Sports were preferable to drill, training, parade, trench work, and work parties. The No. 1 Field Ambulance’s team seems to have originated ad hoc in 1915 before it grew in popularity and gained official recognition in the New Year. By October 1915, the men had already played matches with the 64th Battery R.F.A., 62nd Battery R.F.A., Highland Light Infantry, 1st Canadian Divisional Mechanical Transport and 1st Divisional Engineers.[9] This seems to have been a general pattern, as the Canadian Scottish 16th Battalion had put together matches in 1915 using only a whistle and a ball, but by February 1916 were able to join an organized league thanks to proper supplies and official support.[10] Such encouragement allowed battalions’ sports teams to become more inclusive, sometimes expanding beyond a single team.[11]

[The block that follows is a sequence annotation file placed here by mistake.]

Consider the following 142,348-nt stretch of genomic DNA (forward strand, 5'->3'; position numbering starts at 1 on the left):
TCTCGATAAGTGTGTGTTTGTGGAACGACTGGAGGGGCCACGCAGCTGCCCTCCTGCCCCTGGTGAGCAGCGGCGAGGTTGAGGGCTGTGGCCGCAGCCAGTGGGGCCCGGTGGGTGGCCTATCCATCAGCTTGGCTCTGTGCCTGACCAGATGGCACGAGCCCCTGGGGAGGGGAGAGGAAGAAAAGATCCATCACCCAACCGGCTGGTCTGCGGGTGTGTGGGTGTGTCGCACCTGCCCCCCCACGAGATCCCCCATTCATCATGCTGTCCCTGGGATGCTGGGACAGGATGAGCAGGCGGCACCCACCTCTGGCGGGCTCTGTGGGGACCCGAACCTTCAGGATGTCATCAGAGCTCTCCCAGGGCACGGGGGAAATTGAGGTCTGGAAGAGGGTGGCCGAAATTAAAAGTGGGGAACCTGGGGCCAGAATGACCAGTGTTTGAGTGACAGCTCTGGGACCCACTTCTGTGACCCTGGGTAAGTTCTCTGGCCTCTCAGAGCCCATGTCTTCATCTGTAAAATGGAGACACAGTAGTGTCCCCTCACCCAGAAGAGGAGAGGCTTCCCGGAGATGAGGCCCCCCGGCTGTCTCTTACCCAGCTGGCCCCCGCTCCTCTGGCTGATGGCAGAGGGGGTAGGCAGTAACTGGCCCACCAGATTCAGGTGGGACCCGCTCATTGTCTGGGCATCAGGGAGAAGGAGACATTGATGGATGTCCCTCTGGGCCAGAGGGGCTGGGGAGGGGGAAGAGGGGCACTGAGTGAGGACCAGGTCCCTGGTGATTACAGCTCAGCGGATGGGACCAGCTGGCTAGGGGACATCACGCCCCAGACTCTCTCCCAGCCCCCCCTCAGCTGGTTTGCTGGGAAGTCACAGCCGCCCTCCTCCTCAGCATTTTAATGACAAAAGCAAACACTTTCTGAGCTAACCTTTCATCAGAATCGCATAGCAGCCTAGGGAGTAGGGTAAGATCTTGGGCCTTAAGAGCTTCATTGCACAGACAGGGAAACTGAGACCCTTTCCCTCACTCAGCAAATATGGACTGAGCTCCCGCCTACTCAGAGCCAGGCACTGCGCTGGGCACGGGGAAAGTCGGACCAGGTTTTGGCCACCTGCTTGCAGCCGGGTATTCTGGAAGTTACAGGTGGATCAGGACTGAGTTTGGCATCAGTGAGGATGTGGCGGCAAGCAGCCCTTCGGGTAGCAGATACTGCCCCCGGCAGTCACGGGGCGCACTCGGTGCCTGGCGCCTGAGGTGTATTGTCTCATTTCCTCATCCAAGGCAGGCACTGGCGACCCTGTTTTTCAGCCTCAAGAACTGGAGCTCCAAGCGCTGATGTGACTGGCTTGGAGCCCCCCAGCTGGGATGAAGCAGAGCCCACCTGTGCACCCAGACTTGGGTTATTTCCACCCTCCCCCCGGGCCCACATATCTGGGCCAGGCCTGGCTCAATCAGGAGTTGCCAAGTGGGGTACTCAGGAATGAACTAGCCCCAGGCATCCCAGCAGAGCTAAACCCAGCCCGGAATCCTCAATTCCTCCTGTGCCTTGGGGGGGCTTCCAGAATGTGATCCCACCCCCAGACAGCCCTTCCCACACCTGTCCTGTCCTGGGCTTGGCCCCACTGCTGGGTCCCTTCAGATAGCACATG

Nor did one have to directly participate in either concert parties or sporting events to be entertained by them. Those who could neither play nor attend could nevertheless read accounts of the matches and concerts in the appropriate trench papers. The various motives of the trench press: to entertain, build camaraderie, and document a history of the battalion in France, made them an appropriate place for this lighter more “normal” side of trench life. These were often very detailed accounts that could transport the reader’s attention from the Western Front to the more homely and familiar theatres of game and music, as the following partial description of a Y.M.C.A concert in the Listening Post demonstrates: